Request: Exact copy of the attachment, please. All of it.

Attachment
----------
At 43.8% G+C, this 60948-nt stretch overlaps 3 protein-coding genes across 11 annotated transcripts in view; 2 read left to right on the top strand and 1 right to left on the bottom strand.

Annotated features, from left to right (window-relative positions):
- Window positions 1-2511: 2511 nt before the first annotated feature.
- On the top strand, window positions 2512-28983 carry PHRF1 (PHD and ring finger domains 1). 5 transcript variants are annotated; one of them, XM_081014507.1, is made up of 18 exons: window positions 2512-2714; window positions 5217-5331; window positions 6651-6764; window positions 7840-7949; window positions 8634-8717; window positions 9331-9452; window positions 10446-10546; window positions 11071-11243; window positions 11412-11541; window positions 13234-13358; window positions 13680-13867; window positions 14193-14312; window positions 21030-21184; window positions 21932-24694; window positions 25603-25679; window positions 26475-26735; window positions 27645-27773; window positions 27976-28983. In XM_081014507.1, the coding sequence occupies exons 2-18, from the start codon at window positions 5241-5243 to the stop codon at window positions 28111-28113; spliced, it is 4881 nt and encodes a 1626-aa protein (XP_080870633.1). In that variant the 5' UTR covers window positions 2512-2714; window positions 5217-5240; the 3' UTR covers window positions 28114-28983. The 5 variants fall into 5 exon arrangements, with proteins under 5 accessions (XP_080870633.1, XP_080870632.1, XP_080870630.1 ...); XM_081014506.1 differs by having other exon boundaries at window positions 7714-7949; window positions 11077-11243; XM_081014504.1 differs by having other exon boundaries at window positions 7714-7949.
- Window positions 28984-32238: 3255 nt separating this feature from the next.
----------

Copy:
At 43.8% G+C, this 60948-nt stretch overlaps 3 protein-coding genes across 11 annotated transcripts in view; 2 read left to right on the top strand and 1 right to left on the bottom strand.

Annotated features, from left to right (window-relative positions):
- Window positions 1-2511: 2511 nt before the first annotated feature.
- On the top strand, window positions 2512-28983 carry PHRF1 (PHD and ring finger domains 1). 5 transcript variants are annotated; one of them, XM_081014507.1, is made up of 18 exons: window positions 2512-2714; window positions 5217-5331; window positions 6651-6764; window positions 7840-7949; window positions 8634-8717; window positions 9331-9452; window positions 10446-10546; window positions 11071-11243; window positions 11412-11541; window positions 13234-13358; window positions 13680-13867; window positions 14193-14312; window positions 21030-21184; window positions 21932-24694; window positions 25603-25679; window positions 26475-26735; window positions 27645-27773; window positions 27976-28983. In XM_081014507.1, the coding sequence occupies exons 2-18, from the start codon at window positions 5241-5243 to the stop codon at window positions 28111-28113; spliced, it is 4881 nt and encodes a 1626-aa protein (XP_080870633.1). In that variant the 5' UTR covers window positions 2512-2714; window positions 5217-5240; the 3' UTR covers window positions 28114-28983. The 5 variants fall into 5 exon arrangements, with proteins under 5 accessions (XP_080870633.1, XP_080870632.1, XP_080870630.1 ...); XM_081014506.1 differs by having other exon boundaries at window positions 7714-7949; window positions 11077-11243; XM_081014504.1 differs by having other exon boundaries at window positions 7714-7949.
- Window positions 28984-32238: 3255 nt separating this feature from the next.